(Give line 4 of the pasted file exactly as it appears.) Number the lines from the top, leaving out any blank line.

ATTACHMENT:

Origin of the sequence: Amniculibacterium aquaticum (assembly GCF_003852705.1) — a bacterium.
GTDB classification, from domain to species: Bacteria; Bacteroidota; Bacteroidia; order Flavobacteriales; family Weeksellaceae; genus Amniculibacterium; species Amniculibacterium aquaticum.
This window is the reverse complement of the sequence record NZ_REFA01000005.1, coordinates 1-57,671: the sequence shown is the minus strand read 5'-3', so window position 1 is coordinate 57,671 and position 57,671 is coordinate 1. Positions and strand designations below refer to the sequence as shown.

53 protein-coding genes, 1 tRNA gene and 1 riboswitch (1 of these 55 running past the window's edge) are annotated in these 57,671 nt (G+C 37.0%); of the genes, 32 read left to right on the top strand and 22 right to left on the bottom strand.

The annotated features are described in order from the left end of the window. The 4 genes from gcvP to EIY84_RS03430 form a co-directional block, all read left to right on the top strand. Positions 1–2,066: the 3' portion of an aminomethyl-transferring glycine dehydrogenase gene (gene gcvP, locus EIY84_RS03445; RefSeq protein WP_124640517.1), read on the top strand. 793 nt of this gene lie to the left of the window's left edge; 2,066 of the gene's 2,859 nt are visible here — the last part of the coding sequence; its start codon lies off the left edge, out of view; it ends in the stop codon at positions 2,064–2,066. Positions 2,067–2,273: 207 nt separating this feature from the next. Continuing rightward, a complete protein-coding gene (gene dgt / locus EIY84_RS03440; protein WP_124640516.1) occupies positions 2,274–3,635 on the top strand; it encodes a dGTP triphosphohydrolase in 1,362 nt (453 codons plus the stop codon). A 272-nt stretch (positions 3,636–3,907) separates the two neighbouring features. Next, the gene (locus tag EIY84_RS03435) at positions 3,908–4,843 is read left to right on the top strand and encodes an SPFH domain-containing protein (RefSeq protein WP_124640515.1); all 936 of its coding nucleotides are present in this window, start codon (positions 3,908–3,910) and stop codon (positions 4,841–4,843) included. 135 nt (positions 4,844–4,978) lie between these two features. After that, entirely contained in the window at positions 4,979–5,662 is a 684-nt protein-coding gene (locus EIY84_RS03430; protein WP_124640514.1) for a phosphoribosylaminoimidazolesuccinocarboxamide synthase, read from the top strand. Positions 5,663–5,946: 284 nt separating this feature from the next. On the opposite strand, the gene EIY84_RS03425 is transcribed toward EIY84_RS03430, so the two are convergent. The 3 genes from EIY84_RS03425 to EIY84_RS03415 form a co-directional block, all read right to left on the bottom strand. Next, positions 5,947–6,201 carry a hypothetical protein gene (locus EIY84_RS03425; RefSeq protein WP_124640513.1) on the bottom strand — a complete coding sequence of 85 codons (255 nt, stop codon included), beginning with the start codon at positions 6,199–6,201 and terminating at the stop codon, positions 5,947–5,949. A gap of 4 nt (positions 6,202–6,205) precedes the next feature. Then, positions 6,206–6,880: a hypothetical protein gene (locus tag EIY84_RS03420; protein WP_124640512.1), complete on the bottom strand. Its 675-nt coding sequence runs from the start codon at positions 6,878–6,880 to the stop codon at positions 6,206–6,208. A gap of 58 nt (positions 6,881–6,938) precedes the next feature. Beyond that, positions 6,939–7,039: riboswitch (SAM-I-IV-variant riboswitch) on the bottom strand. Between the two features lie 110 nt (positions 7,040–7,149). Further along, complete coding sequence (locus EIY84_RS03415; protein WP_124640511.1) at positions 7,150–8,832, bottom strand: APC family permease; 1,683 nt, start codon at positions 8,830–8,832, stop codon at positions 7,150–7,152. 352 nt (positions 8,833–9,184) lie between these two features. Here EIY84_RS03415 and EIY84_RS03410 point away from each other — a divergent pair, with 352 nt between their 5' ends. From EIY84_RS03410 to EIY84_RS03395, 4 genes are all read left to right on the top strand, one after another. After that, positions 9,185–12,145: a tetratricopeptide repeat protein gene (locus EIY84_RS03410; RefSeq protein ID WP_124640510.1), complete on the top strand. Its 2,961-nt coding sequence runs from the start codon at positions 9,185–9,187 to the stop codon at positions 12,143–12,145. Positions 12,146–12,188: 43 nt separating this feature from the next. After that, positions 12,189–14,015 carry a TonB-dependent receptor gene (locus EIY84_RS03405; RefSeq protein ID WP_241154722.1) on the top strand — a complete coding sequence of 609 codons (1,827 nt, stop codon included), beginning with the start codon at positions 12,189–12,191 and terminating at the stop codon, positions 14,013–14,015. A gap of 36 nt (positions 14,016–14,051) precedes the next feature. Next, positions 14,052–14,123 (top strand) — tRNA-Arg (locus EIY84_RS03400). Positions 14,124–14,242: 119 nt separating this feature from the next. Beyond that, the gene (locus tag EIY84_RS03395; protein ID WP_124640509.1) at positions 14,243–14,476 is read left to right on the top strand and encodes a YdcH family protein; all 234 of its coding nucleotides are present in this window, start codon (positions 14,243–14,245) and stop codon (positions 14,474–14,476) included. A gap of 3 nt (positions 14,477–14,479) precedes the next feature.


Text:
53 protein-coding genes, 1 tRNA gene and 1 riboswitch (1 of these 55 running past the window's edge) are annotated in these 57,671 nt (G+C 37.0%); of the genes, 32 read left to right on the top strand and 22 right to left on the bottom strand.